I’m Shelley Wesser, and I’m a project coordinator in the Account Service department at Spawn. My role means that I’m constantly managing and communicating about multiple details, on multiple projects, with multiple people, at once.
I depend on several online tools to successfully do my job – but one I’ve found particularly helpful is called Trello!
Trello is an online platform that’s used to create, share, and organize to-do lists – collaboratively! I’ve used Trello to communicate client-facing project status updates, but I’ve also used it to create a bulletin board of sorts for Spawn’s internal projects.
Why Use It?
The best reason to use Trello is to share and organize updates with my team on certain projects or initiatives. It’s especially helpful when we’re communicating with clients or using outside partners who don’t have access to our internal project management software.
How We Use Trello
Recently, we used Trello when we were working on the launch of a large telecommunications company’s new website.
Although it wasn’t our main project management tool, it was an awesome way for us to collaborate with the client and our digital partners simultaneously. It was a place where anyone could go and add ideas, share updates to the teams involved, and even divvy out responsibilities.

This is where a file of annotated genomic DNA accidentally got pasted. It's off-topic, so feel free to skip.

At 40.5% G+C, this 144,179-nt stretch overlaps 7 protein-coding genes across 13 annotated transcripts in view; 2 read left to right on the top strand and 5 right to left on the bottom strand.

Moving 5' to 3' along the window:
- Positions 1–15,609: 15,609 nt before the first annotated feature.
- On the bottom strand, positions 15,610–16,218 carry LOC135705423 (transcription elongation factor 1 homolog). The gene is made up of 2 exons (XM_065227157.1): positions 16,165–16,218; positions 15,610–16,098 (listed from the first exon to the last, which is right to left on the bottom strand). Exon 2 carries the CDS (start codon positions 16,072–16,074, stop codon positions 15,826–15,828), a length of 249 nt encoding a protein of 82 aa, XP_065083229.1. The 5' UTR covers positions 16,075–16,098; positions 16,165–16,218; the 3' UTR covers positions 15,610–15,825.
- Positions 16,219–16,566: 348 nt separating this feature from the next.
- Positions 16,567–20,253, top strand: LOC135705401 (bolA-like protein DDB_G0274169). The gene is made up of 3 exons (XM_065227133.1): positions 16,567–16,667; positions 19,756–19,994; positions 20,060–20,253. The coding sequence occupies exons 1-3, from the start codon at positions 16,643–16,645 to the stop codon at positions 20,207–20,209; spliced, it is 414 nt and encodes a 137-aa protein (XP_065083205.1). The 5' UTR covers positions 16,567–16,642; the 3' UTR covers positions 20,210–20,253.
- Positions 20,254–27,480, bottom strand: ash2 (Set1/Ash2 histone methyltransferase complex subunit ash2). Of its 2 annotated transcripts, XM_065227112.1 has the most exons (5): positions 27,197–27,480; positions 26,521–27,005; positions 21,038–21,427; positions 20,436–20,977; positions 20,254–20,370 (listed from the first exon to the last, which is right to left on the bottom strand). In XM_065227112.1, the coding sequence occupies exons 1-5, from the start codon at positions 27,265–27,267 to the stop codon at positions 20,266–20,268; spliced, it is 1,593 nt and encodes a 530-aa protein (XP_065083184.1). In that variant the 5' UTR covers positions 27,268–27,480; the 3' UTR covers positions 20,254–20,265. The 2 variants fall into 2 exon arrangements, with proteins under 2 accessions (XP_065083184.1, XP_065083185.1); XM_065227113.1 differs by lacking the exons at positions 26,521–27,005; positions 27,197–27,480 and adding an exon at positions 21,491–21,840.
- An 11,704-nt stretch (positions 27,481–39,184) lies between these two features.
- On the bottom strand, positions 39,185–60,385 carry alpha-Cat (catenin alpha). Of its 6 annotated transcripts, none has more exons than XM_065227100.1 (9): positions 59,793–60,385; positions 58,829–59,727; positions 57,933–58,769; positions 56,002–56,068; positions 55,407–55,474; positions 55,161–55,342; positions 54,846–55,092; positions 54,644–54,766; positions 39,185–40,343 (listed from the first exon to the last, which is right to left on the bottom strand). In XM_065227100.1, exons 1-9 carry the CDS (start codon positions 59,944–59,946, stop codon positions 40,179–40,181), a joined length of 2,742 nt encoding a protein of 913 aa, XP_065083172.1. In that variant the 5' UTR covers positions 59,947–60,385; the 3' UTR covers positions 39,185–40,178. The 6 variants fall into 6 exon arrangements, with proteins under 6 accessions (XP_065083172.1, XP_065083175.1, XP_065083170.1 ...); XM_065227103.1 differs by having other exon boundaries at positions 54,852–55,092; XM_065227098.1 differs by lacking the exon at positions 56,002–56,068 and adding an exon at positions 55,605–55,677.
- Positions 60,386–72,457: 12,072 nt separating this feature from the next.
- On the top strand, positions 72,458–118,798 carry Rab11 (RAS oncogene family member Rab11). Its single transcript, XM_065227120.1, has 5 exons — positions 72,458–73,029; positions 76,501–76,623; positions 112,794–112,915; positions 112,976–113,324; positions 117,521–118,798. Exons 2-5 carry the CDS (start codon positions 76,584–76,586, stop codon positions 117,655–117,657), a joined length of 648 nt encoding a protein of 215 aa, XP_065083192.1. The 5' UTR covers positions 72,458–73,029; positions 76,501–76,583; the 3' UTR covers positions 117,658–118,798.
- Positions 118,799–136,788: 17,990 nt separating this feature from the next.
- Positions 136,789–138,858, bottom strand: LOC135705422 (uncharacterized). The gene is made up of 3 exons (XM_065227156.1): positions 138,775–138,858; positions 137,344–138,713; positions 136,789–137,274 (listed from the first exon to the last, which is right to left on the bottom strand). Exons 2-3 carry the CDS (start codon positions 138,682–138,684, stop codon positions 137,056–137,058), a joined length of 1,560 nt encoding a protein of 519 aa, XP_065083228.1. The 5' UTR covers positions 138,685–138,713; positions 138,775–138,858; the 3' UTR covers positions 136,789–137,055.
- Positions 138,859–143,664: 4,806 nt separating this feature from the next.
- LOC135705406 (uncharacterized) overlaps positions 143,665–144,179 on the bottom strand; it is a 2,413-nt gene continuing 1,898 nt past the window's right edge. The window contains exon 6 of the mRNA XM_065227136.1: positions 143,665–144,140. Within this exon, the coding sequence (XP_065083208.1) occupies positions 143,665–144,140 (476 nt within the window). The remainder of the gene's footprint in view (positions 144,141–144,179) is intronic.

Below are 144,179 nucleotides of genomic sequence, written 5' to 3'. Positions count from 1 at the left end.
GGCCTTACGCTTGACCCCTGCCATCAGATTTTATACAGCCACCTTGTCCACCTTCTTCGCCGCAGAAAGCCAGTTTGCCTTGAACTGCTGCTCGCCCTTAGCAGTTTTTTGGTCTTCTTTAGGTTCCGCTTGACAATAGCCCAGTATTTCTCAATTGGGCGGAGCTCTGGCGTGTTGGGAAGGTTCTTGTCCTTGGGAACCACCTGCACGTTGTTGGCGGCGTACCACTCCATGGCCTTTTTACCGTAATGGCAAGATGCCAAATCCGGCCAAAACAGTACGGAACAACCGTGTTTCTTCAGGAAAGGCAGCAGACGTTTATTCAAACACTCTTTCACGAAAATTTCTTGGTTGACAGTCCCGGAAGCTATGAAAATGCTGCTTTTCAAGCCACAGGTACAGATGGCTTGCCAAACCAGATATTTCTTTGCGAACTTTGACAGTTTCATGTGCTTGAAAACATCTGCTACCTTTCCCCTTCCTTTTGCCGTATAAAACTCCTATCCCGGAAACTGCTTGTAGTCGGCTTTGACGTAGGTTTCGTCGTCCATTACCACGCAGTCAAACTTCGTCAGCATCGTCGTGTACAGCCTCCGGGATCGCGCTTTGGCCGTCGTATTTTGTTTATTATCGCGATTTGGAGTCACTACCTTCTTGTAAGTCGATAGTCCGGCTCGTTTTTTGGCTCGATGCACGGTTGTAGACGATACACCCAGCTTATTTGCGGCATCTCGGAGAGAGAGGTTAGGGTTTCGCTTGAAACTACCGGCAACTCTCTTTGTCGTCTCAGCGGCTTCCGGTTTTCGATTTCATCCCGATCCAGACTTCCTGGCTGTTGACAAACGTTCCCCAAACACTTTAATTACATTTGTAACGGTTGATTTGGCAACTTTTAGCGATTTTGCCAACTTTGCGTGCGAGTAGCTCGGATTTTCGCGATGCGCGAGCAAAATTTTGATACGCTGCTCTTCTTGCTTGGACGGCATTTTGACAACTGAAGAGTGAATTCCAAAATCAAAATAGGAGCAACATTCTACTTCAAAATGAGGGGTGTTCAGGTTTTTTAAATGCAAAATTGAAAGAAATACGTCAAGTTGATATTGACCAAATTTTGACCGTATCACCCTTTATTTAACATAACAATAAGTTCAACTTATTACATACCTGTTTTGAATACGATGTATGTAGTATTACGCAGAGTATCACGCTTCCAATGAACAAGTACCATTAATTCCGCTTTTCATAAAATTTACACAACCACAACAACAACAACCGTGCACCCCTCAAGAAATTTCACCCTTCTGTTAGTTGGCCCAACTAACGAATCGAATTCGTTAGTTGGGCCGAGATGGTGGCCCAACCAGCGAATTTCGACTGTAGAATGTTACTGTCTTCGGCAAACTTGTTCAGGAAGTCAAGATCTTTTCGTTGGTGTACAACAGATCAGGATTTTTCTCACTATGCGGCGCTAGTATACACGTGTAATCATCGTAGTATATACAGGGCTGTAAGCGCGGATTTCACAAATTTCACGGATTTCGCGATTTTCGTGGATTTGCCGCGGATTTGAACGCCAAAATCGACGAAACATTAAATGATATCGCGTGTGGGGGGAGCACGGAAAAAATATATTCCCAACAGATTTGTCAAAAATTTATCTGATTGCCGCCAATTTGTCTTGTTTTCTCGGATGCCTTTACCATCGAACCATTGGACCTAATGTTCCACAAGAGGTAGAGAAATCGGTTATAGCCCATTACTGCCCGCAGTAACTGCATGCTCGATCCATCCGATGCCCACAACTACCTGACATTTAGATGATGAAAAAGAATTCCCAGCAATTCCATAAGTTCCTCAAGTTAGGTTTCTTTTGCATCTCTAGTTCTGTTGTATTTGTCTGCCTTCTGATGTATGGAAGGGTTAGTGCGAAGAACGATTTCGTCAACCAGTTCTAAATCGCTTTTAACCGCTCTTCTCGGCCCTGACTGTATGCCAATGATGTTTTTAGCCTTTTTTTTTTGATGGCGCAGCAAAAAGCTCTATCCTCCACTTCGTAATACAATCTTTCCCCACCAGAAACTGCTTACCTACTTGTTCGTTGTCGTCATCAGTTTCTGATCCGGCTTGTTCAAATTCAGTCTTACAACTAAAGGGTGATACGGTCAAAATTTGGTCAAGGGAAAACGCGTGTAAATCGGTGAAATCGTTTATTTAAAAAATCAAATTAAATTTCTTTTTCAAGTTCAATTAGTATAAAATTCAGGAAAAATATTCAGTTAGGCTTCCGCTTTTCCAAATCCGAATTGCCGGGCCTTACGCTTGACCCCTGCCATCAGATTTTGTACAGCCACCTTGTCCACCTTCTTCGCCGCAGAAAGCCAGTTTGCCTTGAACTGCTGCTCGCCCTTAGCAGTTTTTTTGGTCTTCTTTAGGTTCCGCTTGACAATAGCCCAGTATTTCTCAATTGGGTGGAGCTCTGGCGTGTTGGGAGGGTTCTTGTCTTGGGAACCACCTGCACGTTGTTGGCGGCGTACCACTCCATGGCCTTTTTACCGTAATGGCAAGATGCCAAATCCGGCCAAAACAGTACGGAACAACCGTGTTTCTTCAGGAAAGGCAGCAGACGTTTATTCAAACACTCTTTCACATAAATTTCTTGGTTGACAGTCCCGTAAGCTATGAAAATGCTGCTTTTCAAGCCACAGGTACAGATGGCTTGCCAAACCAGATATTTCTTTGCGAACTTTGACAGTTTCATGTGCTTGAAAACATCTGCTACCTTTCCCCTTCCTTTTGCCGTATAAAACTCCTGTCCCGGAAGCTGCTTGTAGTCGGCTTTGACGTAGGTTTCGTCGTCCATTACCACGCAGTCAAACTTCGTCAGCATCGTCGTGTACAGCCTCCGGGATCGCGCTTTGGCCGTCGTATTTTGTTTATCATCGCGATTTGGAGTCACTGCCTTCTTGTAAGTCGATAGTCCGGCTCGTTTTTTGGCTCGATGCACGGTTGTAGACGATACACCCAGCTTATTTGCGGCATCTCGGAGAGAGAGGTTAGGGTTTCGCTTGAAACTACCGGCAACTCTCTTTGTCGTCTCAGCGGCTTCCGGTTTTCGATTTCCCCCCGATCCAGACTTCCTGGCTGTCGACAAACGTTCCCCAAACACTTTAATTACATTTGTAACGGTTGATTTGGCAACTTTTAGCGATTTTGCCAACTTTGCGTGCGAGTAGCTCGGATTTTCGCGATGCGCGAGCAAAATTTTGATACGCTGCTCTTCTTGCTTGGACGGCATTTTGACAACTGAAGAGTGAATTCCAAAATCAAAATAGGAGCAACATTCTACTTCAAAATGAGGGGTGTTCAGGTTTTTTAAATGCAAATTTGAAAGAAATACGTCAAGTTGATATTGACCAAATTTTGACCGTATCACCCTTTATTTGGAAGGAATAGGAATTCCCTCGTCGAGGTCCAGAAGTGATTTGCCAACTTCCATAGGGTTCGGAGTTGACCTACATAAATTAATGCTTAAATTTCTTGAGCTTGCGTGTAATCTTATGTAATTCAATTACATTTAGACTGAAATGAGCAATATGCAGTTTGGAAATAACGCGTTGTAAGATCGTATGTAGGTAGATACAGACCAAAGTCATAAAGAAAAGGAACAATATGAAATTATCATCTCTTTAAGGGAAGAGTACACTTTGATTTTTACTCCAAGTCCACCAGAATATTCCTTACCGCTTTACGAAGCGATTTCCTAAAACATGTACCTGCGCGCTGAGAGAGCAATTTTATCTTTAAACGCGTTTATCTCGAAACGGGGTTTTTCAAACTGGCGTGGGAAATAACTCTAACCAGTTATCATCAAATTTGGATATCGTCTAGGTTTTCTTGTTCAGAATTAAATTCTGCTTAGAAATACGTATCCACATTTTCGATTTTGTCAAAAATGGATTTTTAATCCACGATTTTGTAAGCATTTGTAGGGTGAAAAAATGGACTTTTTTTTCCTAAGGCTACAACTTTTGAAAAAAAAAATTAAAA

We used it as a high-level view of everything that everyone (Spawn, Client or Partner) was working on in any give moment. Even things that weren’t action items were included – it helpful to see them on the board for inspiration and awareness.
- It’s a great way to show the status of projects visually as they move through the workflow process
- You can assign people and deadlines to cards within your board, you can upload files, you can actually check off things from your to-do lists — or even move items from “to-do” to “done” in a fun interactive way.
- Trello is intuitive and easy to use – I mean, it’s so easy it doesn’t even require any training! Anyone can figure it out by just poking around a bit.
- You have the option of making things color-coded – so that’s fun!
- Taco (a cute little cartoon dog) from Trello sends helpful tips and tricks for getting the most out of the software. Taco also sends pretty good advice on succeeding in the workplace – for example, ideas about how to recharge your routine or increase productivity.
- I’d recommend using Trello for projects that are not urgent (hot), because unless you’re living in it day-to-day, it can be really easy to forget to check. We use it to supplement a well-oiled machine (Workamajig), but not as a replacement.